challenging. I was always wearing two hats as we filmed the games. I
was an involved coach and got really "into" each game the girls
played, which meant once the game was being played, I forgot about the cameras.
That often meant as a director thinking through shots ahead of time, and going
back to the field after the games to get the pick-up shots and
cutaways. It was also challenging having my own daughter Lizzie as a
central character. She is full of life, humor and energy, and the camera ate her
up. Since I also wanted to represent the voice of the other players, I tried to
strike a balance.

IDA: How did your vision
for the film change over the course of the pre-production, production and
post-production processes?

JM: After we finished shooting, we realized that the voice of
the children that we had interviewed was so strong, fresh and honest. Our writer, Jennifer Jordan, helped us to
tighten our story from a 44-minute rough cut to a 25-minute fine cut.

We
decided to leave almost all of the adults out and tell the story from the POV
of the children. My producer, Geralyn Dreyfous, suggested that my daughter
Lizzie narrate the film. The kids are funny, charismatic, very real and easy to
watch; the camera really loved them, so I think it worked well.

IDA:
As you've screened Kick Like A Girl-whether on the festival circuit, or in
screening rooms, or in living rooms-how have audiences reacted to the film? What
has been most surprising or unexpected about their reactions?

JM: What has surprised me most is that
this film seems to touch everyone. We have screened it for so many diverse
audiences: people who are filmmakers or "in the business," corporate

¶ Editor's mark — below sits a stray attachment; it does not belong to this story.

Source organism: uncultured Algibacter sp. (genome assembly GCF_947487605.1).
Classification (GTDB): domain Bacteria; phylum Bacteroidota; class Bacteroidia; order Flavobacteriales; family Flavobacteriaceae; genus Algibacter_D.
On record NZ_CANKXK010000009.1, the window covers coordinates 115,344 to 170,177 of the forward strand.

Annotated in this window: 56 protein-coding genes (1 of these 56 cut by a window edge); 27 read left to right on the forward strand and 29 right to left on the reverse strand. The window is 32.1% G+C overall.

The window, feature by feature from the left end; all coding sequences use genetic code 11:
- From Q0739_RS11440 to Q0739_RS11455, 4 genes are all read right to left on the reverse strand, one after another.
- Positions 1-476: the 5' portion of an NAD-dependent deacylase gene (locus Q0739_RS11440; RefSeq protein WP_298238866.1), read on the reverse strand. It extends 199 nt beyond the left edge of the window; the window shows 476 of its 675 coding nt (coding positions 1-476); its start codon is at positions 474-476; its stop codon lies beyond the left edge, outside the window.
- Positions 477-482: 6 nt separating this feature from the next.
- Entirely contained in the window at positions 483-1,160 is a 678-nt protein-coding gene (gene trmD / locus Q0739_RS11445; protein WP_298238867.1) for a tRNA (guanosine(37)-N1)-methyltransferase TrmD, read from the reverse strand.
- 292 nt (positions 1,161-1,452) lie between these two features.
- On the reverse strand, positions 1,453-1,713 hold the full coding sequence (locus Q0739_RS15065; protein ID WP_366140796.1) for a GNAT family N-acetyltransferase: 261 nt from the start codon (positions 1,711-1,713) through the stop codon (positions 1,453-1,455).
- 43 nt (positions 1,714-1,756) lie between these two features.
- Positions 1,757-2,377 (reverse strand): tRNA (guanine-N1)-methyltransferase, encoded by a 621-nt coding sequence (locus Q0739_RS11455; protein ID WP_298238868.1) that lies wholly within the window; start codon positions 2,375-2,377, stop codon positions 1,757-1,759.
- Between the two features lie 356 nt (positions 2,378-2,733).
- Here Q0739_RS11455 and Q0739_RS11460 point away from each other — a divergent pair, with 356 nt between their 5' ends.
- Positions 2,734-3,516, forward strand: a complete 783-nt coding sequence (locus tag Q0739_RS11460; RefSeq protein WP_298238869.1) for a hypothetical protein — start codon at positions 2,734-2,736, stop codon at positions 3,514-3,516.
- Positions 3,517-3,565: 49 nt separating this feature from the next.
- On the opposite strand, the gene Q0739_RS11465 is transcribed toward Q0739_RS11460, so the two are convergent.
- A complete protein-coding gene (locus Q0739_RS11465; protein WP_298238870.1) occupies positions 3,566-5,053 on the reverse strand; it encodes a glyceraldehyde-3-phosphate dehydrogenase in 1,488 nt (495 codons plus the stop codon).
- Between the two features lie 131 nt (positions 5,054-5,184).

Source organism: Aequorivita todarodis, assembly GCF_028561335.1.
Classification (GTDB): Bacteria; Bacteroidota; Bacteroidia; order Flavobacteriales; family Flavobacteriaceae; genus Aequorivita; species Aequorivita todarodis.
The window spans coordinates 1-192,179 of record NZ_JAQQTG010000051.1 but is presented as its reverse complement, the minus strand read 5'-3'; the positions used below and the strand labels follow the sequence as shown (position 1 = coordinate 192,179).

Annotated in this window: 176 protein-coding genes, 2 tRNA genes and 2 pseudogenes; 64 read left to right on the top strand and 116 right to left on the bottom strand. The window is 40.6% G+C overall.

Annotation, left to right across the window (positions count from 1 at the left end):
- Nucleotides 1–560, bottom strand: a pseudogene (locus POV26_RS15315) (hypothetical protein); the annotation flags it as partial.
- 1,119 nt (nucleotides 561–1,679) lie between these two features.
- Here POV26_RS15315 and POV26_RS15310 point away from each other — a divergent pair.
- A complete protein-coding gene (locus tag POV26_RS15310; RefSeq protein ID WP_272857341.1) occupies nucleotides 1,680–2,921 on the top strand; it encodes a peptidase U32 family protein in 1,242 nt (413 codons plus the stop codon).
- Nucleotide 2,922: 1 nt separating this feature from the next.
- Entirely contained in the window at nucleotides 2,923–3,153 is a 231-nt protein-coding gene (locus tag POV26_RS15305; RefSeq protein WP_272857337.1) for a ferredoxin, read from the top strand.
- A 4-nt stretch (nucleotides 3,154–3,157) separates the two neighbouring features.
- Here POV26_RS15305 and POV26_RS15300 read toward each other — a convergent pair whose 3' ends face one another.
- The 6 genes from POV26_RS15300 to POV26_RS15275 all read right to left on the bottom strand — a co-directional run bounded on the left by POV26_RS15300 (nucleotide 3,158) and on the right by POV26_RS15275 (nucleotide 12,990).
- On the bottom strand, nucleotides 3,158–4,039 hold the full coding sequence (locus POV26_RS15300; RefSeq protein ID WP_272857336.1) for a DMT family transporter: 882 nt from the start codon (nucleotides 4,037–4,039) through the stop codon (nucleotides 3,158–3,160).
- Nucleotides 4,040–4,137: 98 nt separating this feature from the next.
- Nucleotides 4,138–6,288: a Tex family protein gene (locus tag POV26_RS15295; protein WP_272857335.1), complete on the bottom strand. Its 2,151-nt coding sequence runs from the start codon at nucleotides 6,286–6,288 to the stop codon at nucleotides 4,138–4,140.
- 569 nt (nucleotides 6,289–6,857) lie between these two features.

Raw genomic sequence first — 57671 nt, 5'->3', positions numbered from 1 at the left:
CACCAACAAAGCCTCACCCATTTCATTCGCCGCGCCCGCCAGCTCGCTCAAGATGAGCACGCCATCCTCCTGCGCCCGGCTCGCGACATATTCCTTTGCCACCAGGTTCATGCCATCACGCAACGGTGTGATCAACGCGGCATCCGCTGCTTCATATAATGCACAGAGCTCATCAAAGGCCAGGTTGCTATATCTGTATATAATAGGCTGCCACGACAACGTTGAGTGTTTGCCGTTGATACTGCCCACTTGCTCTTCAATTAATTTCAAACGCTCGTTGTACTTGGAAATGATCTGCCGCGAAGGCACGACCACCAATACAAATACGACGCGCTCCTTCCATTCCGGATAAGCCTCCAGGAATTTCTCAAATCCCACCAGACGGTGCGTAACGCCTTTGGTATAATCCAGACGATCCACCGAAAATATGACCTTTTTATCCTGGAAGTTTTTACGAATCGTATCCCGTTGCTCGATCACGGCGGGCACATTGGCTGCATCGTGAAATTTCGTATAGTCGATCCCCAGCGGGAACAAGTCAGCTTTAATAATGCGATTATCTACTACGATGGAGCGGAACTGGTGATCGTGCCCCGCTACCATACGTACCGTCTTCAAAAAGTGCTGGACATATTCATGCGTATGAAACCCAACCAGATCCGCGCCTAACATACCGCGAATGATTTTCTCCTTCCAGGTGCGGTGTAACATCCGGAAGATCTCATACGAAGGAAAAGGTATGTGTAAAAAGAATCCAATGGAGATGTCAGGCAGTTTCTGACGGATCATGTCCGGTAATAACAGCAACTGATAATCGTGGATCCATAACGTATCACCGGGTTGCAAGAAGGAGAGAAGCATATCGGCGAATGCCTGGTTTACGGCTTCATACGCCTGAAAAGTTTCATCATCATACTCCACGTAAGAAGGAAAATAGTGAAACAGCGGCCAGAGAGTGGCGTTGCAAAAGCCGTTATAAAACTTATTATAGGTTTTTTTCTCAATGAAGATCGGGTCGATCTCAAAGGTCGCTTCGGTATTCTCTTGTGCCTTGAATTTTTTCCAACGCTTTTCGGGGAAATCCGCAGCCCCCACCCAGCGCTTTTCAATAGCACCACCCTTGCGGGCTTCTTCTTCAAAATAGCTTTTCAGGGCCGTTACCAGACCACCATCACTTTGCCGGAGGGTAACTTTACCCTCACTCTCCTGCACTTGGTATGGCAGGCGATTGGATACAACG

executives, children, families and nonprofit groups. Everyone seems to connect
to the story. I think the idea of being the best you can be and having
possibilities that aren't limited by gender inspires our viewers. It also
reminds us that sports can be an incredible equalizer, and perhaps it is one of
the most significant instruments of social change in our lifetime.

IDA:
What docs or docmakers have served as
inspirations for you?

JM: Although
there are many male documentary filmmakers I admire, I love to take every
chance I can to highlight the talented women in our field. I deeply admire the
work of Liz Garbus, Rory, Kennedy, Lauren Greenfeld and Zana Briski. I also
love the work of Adrienne Shelly, a narrative female director who directed Waitress. She was a brilliant
writer, director and actor, and if she had lived longer, she would have
directed a documentary; I know it.

The winning films in the Feature Documentary and Short Documentary categories will be announced at the IDA Awards on Friday, December 5, at the Directors Guild of America Theater, 7920 Sunset Blvd.

They will also screened the next day, December 6, as part of DocuFest at the Eastman Kodak Screening Room, 6700 Santa Monica Blvd.

For more information about the IDA Awards, click here. For more information about DocuFest, click here.

 

Tags: